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EVs on fire: Batteries need to be tested in real-world scenario — Aravind Kumar Chandiran, IIT Madras

While we have come a long way in understanding battery technology, electric vehicle (EV) companies need to better anticipate the environment in which their EVs will be operated.

EVs on fire: Batteries need to be tested in real-world scenario — Aravind Kumar Chandiran, IIT Madras

While we have come a long way in understanding battery technology, electric vehicle (EV) companies need to better anticipate the environment in which their EVs will be operated, and test these in a real-world scenario instead of accelerated lab testing, says Aravind Kumar Chandiran, assistant professor, Department of Chemical Engineering, IIT Madras. In an interview with FE’s Vikram Chaudhary, he adds that most fires can be avoided if preventive measures are taken. Excerpts:

Is India’s relatively hot climate not suited for batteries in electric vehicles (EVs) running on roads?
When the world started with internal combustion engines (ICE) decades ago, there were a lot of vehicle fires, and then carmakers eventually understood how to solve this issue.EVs are going through the same phase now. Batteries are very good in general; it’s more about how we program these so that they operate in a safe manner. In the past, you would have heard of laptops catching fire and phones exploding, but it doesn’t happen nowadays, because companies understood quite well how batteries operate inside devices.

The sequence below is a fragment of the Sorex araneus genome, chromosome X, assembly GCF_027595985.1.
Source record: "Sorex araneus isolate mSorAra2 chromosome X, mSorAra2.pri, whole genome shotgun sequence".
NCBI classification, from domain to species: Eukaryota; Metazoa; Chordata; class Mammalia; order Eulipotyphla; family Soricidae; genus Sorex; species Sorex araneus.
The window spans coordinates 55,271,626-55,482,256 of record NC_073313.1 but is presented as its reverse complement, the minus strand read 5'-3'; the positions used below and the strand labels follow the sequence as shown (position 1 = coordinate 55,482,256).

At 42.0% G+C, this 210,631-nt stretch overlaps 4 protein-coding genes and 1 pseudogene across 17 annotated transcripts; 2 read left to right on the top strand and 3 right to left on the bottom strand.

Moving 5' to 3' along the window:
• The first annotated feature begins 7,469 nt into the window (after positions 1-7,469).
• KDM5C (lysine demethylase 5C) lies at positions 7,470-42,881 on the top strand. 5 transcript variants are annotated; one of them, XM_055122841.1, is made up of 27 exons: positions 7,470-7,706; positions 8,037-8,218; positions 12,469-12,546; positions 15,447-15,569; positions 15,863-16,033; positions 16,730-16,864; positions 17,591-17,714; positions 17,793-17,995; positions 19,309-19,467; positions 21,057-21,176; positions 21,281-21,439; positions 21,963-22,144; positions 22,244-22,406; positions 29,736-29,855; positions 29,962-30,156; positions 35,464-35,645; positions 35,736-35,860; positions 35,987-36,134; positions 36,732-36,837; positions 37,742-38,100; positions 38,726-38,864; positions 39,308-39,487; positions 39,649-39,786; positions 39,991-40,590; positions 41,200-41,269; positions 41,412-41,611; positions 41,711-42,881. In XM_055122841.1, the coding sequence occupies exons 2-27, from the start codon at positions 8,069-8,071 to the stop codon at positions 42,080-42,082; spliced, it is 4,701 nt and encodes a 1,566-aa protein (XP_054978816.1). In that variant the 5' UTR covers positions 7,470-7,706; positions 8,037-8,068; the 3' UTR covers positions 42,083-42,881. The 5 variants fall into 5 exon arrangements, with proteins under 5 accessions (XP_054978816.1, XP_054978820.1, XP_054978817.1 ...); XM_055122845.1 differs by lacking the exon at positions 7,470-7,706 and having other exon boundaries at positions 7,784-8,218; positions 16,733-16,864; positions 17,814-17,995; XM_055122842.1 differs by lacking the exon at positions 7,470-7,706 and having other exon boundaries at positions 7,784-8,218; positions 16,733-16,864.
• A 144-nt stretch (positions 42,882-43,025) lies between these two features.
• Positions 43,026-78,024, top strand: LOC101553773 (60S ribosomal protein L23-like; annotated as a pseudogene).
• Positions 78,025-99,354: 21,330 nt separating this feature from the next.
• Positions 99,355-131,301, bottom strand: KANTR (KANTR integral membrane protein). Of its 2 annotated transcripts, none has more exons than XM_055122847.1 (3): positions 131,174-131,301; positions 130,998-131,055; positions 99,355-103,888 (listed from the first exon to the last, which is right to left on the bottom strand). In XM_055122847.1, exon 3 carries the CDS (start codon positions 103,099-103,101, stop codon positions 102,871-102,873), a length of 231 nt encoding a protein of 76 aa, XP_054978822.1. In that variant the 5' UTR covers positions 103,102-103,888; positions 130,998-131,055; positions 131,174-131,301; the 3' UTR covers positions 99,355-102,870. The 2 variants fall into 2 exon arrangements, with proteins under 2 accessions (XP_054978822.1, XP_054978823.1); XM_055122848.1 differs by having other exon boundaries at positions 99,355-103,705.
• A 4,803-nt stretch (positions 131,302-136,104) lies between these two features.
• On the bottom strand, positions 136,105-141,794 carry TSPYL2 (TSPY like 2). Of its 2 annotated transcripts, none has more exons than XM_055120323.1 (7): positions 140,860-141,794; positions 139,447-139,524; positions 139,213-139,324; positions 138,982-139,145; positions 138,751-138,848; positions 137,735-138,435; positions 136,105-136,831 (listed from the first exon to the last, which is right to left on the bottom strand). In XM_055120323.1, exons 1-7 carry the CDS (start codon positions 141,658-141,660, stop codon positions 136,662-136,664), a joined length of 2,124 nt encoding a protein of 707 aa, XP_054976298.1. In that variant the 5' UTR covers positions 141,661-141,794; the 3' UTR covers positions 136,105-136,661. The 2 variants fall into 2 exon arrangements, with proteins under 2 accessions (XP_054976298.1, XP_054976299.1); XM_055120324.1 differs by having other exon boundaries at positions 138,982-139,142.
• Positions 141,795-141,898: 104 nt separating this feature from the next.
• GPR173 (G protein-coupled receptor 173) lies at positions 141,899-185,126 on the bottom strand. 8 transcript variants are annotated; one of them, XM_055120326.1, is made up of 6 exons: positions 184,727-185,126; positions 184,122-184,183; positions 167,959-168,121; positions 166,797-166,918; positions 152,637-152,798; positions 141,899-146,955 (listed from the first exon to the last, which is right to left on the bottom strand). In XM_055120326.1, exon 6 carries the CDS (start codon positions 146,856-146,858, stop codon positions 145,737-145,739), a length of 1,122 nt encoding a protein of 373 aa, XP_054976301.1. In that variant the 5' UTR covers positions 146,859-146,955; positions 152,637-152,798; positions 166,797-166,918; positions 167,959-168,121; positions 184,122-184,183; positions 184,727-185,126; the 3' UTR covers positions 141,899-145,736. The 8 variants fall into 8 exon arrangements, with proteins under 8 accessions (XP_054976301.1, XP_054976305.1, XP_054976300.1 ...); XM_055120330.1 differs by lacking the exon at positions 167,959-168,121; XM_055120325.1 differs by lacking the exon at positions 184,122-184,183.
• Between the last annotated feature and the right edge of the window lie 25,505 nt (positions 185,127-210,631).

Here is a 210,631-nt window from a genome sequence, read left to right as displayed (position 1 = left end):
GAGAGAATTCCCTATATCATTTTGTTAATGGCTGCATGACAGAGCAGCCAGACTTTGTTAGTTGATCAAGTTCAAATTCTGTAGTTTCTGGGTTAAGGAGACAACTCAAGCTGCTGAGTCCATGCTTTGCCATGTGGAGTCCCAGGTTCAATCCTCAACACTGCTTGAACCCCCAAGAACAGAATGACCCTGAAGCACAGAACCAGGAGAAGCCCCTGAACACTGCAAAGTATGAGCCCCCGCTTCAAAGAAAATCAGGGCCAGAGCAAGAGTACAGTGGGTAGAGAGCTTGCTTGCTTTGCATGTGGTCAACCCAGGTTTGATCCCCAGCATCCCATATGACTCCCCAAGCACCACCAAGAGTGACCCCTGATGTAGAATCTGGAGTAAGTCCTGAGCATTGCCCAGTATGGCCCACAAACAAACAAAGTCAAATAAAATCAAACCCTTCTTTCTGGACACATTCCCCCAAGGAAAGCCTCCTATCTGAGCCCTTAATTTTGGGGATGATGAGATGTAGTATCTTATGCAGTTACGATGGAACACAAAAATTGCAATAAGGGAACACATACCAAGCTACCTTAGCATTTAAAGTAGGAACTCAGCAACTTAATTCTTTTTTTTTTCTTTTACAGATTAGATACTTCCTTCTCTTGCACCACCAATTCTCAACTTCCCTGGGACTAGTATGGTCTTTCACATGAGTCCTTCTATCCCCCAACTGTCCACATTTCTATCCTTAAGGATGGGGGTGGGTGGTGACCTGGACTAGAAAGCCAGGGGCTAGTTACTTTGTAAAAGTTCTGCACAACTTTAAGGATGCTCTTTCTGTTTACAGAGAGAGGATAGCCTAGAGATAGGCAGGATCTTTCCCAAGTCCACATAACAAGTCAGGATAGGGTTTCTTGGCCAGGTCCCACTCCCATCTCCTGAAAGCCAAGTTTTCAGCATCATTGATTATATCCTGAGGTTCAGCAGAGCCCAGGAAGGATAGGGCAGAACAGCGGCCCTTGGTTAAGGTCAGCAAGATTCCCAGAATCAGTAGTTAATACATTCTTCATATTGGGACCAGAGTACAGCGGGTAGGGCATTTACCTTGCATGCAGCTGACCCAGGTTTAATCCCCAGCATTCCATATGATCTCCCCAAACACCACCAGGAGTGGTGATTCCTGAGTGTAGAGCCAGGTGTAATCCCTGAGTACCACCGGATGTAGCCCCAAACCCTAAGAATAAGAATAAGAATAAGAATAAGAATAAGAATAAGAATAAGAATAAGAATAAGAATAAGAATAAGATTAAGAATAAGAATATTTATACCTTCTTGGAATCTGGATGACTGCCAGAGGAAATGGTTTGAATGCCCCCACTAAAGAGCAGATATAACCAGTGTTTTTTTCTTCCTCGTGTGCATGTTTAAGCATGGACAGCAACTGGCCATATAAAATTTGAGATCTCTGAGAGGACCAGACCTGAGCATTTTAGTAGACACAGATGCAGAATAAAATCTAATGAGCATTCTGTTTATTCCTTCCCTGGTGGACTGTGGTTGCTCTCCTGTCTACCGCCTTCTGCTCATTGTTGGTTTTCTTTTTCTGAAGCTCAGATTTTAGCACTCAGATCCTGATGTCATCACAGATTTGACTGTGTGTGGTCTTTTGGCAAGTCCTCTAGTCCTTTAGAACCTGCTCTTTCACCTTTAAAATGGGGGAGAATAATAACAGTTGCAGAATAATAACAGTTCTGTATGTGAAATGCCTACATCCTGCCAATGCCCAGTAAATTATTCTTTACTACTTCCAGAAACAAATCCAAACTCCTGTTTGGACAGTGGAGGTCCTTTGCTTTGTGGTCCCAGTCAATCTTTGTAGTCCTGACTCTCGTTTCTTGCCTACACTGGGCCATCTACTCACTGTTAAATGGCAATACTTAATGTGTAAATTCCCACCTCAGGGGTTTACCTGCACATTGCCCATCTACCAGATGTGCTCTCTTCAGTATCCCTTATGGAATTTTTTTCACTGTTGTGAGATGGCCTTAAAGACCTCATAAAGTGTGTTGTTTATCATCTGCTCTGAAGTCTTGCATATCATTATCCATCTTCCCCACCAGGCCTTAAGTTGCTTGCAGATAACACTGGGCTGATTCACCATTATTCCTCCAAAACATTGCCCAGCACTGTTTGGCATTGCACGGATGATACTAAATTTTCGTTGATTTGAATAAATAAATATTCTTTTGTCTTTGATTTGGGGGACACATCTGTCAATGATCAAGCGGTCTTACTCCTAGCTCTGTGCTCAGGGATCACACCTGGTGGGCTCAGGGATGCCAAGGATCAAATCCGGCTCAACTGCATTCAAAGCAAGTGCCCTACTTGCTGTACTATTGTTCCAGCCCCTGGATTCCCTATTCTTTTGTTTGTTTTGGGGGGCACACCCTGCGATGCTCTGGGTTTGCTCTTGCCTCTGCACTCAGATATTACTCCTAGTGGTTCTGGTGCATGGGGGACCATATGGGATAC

Does this imply we are yet in the process of understanding how batteries operate inside EVs?
Not really, we’ve come a long way in understanding battery technology. But perhaps EV companies need to better anticipate the environment in which their vehicles will be operated, and the use and abuse their EVs will face.

How much is the person who is operating the EV responsible for fires?
I won’t like to comment on this, but please understand that if you use a laptop keeping it on a mattress with poor ventilation, it will eventually turn hot. It may or may not catch fire, but it will turn very hot.Most fires, in general, can be avoided if preventive measures are taken.

And what are these measures?
To begin with, one should not overcharge or deep discharge a battery, i.e. keep it in a healthy percentage share as much as possible.

Do you think the adoption from ICE to EVs has been so fast that we have not been able to test EVs in real-world scenario?
It could be a possibility, but this transition is needed, considering the climate goals we have to meet.

Are electric four-wheelers less susceptible to fires than electric two-wheelers?
I would not like to generalise, but they may have some advantages; for example, in an electric car battery pack, the coolant is liquid, which is better at dissipating heat than air cooling (that’s usually used in electric two-wheelers).

What needs to be done so that battery fires in two-wheelers don’t happen at all?
Batteries need to be tested more under the real-world scenario. While companies do accelerated testing, there could be a gap between accelerated testing and real-world scenario.

Could fires also happen because of a rogue cell inside a battery pack? For example, while current is going uniformly to the entire battery pack, one cell that has lost its charging ability gets excessively hot…
Theoretically that is possible, but battery management systems are designed to overcome such challenges. These systems are able to detect any cell failure, and even bypass electricity from dead cells to healthy cells.

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